After reading postulations from potential players that telegraphs would trivialize dungeons, I asked Gaffney what the feedback from CBT1 had been like. He responded in his classic open-book style, delving into the closed beta forums and reading off some of the comments. One commenter suggested that the red telegraphs were blending in with the dirt floor, while another appreciated having a vendor and resurrection point at the entrance. A third said that it “brings up what little remains of any good PvE experience I had in the past.”
Gaffney went on to focus on one fight in particular, involving Aethros and his tornadoes. To start with, mobs can be kicked into the tornadoes. But, as the boss fight develops, those tornadoes start moving around. There are boss telegraphs, the tornado telegraphs, your own telegraphs, and more. It turns the fight into “formation combat”, because the group starts using telegraphs to communicate healing areas and so on. It also creates interesting choices when telegraphs overlap – do I stay and grab the heal, or move to avoid the attack?
Gaffney admitted that “it is too tricky for some people to learn at level 17, and we’re not scared of that. We’ll try and teach you all the information you need to do it. But instead of telegraphs being easy mode for these things, it actually means we can do a lot more complex mechanics.”
“The whole reason we do telegraphs – it’s fun at low levels and all that – but really the reason that we’ve done it is so that the raid level and the dungeon level have strategy. You paint down on the battleground what the heck you’re doing, and then your friends respond to it and your enemies react to it. And so, as we do more and more in PVP, as we do more and more in dungeons, it goes from being a cool addon at the low levels to a really cool gameplay effect.”
From my own experience, being able to communicate in a group is traditionally tough even with voice chat, and almost impossible when you’re limited to text only. After playing it for myself, being able to drop down pools of goodness or pits of lava that are clear and easy to follow makes group communication much smoother.
The Ups and Downs of Mentoring and Rallying
In order to get the most out of dungeons you need to be an appropriate level – both Stormtalon’s Lair and the Ruins of Kel Voreth are intended for level 20. Likewise in PvP, you’ll be bumped up to the top of the level bracket when stepping foot in a battleground. WildStar uses two systems to achieve this – Mentoring and Rallying.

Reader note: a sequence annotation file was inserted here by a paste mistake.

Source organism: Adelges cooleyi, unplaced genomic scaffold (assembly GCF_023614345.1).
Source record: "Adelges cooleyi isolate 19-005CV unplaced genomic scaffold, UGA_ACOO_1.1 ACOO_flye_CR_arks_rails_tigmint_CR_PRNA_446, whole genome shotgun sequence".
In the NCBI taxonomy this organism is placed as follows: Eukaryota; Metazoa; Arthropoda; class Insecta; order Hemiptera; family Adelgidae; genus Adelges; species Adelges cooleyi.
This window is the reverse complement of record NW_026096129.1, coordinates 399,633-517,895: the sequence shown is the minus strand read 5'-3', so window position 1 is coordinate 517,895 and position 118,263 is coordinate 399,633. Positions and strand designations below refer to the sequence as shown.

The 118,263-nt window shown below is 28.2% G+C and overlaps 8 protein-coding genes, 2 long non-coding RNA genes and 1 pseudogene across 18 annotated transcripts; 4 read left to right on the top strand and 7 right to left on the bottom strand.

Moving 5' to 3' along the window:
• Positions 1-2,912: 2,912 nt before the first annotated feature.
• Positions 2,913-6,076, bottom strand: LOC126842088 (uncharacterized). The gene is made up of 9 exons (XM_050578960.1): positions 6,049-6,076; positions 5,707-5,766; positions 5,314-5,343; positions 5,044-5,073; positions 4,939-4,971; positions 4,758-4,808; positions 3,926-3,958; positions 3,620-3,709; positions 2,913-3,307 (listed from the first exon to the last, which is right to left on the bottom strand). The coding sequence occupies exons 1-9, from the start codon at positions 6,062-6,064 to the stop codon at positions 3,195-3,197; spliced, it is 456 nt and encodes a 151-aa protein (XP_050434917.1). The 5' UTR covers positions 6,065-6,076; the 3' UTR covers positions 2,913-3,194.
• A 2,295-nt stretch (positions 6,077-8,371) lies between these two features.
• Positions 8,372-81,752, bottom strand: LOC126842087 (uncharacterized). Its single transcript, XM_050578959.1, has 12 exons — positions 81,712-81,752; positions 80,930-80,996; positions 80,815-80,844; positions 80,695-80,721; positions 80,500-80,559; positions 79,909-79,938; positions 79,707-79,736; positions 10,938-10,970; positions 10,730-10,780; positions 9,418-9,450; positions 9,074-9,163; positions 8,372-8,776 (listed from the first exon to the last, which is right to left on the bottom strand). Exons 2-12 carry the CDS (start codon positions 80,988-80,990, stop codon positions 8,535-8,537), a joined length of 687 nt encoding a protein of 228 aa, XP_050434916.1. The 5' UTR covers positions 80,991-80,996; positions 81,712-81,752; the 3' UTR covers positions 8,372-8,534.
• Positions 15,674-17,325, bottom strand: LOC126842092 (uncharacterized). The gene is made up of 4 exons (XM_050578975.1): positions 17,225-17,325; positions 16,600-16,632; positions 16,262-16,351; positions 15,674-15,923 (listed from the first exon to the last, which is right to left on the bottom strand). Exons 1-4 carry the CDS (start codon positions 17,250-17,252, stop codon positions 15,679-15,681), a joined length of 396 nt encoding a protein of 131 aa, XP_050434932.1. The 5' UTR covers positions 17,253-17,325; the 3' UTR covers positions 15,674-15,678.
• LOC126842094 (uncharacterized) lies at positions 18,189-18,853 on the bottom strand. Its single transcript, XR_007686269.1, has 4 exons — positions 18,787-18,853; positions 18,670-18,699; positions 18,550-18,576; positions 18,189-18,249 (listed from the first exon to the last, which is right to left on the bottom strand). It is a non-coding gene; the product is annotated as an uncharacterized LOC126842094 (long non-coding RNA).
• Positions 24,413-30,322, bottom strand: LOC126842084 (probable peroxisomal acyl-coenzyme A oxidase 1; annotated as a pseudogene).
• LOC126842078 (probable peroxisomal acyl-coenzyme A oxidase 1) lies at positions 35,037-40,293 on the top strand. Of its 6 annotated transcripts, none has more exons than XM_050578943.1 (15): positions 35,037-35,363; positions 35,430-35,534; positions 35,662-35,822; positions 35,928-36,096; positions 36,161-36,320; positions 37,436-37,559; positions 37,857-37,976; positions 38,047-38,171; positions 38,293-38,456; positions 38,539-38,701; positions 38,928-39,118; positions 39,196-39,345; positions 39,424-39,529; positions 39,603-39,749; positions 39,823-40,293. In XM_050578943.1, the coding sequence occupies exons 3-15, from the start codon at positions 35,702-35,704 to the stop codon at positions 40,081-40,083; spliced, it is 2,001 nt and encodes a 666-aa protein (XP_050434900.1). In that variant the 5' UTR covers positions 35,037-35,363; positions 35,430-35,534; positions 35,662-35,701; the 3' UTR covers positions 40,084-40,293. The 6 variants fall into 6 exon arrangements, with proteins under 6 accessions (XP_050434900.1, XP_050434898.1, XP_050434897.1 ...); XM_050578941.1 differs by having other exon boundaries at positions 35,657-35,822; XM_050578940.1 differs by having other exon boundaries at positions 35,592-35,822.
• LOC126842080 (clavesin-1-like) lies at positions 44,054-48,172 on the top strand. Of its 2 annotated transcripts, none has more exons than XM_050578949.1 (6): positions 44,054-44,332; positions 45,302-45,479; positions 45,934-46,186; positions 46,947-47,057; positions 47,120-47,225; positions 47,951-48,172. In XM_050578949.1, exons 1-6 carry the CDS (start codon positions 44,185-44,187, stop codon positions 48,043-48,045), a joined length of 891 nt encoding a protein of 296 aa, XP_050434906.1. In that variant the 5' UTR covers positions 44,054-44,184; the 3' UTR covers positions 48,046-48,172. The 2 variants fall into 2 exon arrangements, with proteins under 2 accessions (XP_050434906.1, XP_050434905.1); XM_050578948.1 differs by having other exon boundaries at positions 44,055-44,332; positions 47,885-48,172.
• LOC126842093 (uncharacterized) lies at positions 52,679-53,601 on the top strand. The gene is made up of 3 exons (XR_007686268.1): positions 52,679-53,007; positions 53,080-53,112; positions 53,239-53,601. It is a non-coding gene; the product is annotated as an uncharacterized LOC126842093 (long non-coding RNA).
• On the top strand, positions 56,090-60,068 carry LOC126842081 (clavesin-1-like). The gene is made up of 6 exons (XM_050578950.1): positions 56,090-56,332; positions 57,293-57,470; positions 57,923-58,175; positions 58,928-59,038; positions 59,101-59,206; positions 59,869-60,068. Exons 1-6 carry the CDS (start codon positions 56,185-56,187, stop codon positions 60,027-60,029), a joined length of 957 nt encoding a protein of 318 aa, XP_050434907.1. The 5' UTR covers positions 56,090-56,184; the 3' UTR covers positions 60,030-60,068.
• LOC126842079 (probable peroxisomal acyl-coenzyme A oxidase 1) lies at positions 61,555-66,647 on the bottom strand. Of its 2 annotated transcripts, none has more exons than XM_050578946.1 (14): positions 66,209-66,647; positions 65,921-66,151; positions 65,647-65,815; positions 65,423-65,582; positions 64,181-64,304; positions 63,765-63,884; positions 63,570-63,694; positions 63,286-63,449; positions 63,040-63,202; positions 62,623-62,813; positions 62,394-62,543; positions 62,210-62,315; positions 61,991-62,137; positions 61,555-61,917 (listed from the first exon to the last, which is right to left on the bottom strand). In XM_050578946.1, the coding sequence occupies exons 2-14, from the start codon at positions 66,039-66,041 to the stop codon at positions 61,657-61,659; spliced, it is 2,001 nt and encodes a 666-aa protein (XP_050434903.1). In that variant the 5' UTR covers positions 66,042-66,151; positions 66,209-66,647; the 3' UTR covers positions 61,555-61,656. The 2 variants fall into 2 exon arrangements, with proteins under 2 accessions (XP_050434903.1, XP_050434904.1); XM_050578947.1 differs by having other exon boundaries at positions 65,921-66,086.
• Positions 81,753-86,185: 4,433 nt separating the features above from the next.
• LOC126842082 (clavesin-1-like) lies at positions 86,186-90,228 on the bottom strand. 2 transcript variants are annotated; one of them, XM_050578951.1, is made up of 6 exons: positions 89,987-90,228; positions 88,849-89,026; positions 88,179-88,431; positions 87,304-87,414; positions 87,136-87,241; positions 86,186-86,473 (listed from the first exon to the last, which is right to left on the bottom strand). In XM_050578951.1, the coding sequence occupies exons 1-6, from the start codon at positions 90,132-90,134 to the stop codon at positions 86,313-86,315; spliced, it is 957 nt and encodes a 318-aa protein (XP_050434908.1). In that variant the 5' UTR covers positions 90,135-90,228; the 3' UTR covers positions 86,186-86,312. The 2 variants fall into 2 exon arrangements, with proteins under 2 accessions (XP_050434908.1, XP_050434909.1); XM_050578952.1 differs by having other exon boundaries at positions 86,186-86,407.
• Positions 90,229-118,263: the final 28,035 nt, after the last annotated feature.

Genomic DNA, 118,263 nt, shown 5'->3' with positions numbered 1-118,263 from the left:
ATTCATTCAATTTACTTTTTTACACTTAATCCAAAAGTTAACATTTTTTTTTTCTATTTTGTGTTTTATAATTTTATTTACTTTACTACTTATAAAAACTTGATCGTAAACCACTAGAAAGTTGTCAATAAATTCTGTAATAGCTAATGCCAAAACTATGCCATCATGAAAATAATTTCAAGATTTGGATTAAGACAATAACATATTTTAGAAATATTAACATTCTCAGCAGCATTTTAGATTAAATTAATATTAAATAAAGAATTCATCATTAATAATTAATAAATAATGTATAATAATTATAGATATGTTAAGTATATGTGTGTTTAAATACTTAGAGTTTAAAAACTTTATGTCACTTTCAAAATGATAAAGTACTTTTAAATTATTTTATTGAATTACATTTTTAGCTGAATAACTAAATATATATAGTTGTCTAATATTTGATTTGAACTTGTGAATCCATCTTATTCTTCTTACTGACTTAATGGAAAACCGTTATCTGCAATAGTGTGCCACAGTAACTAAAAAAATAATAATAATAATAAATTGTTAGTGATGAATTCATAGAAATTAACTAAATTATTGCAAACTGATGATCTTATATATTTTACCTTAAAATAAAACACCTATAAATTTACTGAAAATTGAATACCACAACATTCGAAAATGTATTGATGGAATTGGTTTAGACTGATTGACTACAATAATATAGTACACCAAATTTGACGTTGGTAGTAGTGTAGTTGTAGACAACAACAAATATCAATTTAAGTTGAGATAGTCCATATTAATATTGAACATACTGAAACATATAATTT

As Gaffney explained, “If you want to be the high level guy in the dungeon and just trivialize it for everybody by being a badass and burning your way through, you can. That’s actually a reasonable way to get item drops and things like that. But if you want to get full quest credit, or if you want to get the experience points for having done so, what you can do is mentor a group or rally down to the level of the dungeon.”
If you choose to face the dungeon on its own terms then you’ll also pick up appropriate rewards for doing so, including all those pesky achievements. That said, there will be some speedrun achievements up for grabs for those who like blitzing through at level cap. Super Mario music is optional.
Making a debut in CBT2, Smash and Grab is WildStar’s first battleground. Based around a variant of Capture the Flag, two teams of ten players will fight it out to capture – and then defend – three flags as they gradually spawn. There’s likely to be some interesting dynamics at play between capturing a freshly spawned flag and defending the ones you’ve captured.
It will be possible to dive into Smash and Grab from level three and earn XP, with the Rally system bumping you up to the bracket cap of 30 automatically. “We’re using it to make sure that you have a broad swath of players that can play together in these areas, and so as a test run we’re doing 3 through 30 all in one band for the battleground. If that works well we’ll keep it this way, and if not we’ll break it down into smaller bands.”
The Frontier Brawl PvP arena has also had a couple of tweaks, most notably a very WildStar one toward those sneaky Stalkers. “We found that Stalkers could hide in arenas after the rest of the group is dead and just while out the timers and all that. And so the fans in the stands throw beer cans at you to force you out of stealth now. That’s approximately how we like dealing with people who abuse the systems is throw beer cans at them.”